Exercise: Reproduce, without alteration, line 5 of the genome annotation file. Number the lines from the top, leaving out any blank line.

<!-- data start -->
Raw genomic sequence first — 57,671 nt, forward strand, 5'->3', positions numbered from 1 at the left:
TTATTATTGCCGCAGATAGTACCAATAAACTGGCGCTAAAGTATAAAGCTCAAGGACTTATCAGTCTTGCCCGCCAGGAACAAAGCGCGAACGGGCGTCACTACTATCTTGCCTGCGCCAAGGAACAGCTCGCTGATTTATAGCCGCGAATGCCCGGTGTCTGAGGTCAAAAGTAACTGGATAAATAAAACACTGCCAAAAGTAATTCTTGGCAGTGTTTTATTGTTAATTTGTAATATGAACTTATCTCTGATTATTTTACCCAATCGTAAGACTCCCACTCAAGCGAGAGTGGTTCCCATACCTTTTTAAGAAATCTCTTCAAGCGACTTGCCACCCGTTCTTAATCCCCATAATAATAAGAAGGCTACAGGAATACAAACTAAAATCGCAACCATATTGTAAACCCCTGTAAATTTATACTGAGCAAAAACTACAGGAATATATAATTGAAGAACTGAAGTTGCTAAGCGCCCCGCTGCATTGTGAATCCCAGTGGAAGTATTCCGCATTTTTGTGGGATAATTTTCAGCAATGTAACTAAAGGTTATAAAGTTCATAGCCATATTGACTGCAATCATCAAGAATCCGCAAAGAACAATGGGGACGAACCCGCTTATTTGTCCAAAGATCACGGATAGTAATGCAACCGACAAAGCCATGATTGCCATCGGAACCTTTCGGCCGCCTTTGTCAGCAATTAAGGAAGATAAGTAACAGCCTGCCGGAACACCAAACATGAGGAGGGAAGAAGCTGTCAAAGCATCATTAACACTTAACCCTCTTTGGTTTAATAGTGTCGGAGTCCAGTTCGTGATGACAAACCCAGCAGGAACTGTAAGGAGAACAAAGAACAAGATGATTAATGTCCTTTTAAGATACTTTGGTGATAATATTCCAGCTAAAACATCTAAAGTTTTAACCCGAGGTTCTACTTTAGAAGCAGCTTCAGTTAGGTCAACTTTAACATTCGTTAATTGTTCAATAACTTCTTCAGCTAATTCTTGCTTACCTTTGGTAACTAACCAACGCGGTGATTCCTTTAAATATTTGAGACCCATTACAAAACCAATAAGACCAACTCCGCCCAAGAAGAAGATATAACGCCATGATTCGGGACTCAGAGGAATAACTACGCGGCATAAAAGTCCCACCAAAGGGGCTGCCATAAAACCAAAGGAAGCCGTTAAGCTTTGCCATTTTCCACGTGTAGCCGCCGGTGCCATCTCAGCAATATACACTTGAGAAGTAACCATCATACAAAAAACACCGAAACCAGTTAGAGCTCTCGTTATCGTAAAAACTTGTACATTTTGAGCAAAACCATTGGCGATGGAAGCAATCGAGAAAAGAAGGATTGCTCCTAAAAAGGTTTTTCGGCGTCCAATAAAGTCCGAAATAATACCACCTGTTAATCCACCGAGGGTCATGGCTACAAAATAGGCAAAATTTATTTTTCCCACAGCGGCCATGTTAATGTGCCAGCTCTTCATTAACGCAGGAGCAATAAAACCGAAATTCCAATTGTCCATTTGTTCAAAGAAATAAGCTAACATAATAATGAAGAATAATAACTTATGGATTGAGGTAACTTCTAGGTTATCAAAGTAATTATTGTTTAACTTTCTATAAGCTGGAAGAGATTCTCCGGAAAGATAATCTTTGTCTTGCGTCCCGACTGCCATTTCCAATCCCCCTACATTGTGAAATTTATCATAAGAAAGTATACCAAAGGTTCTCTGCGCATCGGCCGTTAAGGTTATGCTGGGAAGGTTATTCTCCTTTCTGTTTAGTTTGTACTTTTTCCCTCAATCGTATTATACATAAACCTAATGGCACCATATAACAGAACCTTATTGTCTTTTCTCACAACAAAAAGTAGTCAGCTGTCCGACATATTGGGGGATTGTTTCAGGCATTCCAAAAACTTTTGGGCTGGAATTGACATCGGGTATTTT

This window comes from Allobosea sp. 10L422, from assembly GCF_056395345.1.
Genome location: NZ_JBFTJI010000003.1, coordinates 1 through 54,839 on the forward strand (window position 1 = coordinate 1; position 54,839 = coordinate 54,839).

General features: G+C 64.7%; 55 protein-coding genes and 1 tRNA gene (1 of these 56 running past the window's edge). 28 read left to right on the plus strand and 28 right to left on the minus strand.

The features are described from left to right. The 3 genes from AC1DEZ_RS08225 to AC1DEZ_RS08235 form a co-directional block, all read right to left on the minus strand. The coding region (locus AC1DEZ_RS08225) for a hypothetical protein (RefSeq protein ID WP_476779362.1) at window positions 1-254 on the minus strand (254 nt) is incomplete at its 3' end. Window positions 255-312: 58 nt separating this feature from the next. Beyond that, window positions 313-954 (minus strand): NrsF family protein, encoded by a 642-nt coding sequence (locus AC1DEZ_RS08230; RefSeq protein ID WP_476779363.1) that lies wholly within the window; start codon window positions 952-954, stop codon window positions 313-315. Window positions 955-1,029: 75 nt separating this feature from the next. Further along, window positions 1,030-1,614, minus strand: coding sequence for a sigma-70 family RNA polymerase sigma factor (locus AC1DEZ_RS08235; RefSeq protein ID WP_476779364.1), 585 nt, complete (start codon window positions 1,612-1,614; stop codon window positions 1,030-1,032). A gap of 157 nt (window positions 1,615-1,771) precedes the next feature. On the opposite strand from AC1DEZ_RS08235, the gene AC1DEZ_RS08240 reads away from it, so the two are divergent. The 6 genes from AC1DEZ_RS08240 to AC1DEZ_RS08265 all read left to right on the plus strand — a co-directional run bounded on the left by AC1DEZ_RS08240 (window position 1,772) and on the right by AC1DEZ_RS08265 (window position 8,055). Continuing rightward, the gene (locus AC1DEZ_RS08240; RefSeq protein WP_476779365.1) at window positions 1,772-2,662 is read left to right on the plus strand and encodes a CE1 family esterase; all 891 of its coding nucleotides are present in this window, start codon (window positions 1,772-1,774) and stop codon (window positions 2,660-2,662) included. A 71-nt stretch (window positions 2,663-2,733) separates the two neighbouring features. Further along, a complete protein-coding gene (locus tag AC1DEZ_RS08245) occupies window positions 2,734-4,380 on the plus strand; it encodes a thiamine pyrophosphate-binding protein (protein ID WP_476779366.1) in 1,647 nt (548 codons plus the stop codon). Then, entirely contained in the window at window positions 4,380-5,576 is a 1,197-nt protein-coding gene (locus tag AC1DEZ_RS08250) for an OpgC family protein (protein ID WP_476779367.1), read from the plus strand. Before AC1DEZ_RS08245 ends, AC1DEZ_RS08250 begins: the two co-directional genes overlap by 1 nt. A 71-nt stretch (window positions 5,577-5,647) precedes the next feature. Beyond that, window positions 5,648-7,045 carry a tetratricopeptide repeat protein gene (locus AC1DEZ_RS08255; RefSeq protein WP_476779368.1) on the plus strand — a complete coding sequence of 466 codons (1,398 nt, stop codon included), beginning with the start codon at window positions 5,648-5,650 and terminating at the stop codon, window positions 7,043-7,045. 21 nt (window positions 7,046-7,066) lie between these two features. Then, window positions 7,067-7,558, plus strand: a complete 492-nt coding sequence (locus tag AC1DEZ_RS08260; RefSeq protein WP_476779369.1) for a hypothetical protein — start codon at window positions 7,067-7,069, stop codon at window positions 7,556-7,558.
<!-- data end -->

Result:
General features: G+C 64.7%; 55 protein-coding genes and 1 tRNA gene (1 of these 56 running past the window's edge). 28 read left to right on the plus strand and 28 right to left on the minus strand.